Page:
The theme aims to federate various initiatives contributing to the improvement of the performance of the airports and their transition towards a more advanced level of security, resilience to unexpected degradation and overall optimization of their performance. Improvements will be directed at several angles  : the HMI for a start, as a lever for cooperation between the various airport actors, automation further, or the use of robots as tools for the activity of airport operators and digitization last, either for "virtualization" or to meet the increase in actors and work positions, and the interconnection of information systems.

Cockpit Aeronautics

The contribution to the dedicated cockpit work, such as the interest of tangibility in the cockpit, or the better understanding of the cognitive processes of the pilot or the instructor will allow to propose evolutions of the instruments of the cockpit, to better accompany the pilots in the accomplishment of their daily tasks, the management of their priorities, and to facilitate the detection of alarms, countermeasures against tunneling. All such prospects are designed to achieve the increase of the security sought. Accompanying the integration of aids and automation in the cockpit will also be part of the objectives sought.

The current development of a flying tesbed (dedicated to research in Human Factors and HMI aeronautics) will shorten the time of exploration and validation of advanced concepts in this field.

In this area of ​​the cockpit, special attention is given to the problem of training. This work includes projects such as the study of the learning of procedures with multimedia devices, the oculometric study of the visual circuits and their use in training or the evaluation of the cognitive workload by physiological measurements EEG and pupillary diameter).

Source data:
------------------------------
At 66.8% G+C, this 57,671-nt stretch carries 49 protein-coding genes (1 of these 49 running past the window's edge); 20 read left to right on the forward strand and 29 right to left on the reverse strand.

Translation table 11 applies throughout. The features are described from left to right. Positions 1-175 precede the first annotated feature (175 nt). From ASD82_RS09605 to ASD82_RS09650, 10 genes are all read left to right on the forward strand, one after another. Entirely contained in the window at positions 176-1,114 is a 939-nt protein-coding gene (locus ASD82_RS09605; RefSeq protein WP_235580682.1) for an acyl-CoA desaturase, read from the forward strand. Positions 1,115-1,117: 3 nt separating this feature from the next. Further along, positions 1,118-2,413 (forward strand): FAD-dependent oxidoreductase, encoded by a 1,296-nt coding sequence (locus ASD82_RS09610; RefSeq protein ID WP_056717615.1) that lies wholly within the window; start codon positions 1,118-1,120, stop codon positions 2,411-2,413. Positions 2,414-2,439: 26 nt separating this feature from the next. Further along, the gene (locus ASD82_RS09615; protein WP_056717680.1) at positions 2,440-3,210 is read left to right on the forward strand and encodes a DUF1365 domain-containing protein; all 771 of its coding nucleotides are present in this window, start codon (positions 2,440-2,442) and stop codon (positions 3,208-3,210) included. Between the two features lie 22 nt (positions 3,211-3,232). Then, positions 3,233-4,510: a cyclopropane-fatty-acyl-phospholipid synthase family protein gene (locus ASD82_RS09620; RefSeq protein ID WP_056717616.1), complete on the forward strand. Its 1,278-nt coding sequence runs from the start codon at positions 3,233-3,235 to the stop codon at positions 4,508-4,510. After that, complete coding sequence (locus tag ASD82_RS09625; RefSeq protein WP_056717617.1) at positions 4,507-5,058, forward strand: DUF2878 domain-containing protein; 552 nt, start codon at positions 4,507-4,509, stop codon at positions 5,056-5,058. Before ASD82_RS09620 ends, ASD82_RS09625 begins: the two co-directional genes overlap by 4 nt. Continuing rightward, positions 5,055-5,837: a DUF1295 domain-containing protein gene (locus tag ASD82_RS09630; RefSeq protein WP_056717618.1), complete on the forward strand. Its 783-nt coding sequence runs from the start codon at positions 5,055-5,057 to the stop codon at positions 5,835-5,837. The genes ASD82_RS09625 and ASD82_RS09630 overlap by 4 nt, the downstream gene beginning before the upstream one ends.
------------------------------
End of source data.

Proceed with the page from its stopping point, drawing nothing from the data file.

The  ACHIL Platform - Aeronautical Computer Human Interaction Lab

A dedicated laboratory (ACHIL) serves as a platform for these activities. This platform dedicated to HMI will be set up, shared with partner laboratories or industry, in order to explore new aeronautical concepts and prototypes and to analyze working methods and their evolutions.

The ACHIL platform focuses on the analysis and design of operational systems (software, organizations) involving human operators (pilots, controllers, etc.).

The field of application of the ACHIL platform is Aeronautics both on the ground and on board. Thus, perfectly in line with ENAC's missions and strategy, our research questions and issues stem from the needs expressed by the aeronautical sector (institutions, programs, industry). The work on this platform is intended to transpose on the applied fields of piloting or air traffic control the knowledge resulting from the academic work of the research teams of the ENAC. They aim in particular at supporting the work of the different aeronautical operators, (pilots, air traffic controllers), the human factors aspects and training, as well as the design of HMI and digital tools for future ATC and avionics systems.

Moreover, the platform is a locus for the integration of transverse skills, such as those derived from algorithms, complexity measurement, telecommunications or economy. The objective is to create a place of integration and innovation that can take advantage of knowledge and technologies from different backgrounds.

Finally, a specific activity of prototyping is intended to support the training of aeronautical populations.. The objective is multiple: to understand the learning mechanisms and the circumstances that maximize their effectiveness, and then to decline concepts in the tools themselves intended for the training of the pilots and controllers.

 Simulations and user centered design will be widely used. Realism of the environment: the simulation tools used must allow the construction of a very realistic environment for operational experts (AMAN, TCAS, safety nets, aircraft models, etc.).

More information on HMI Research ENAC website ///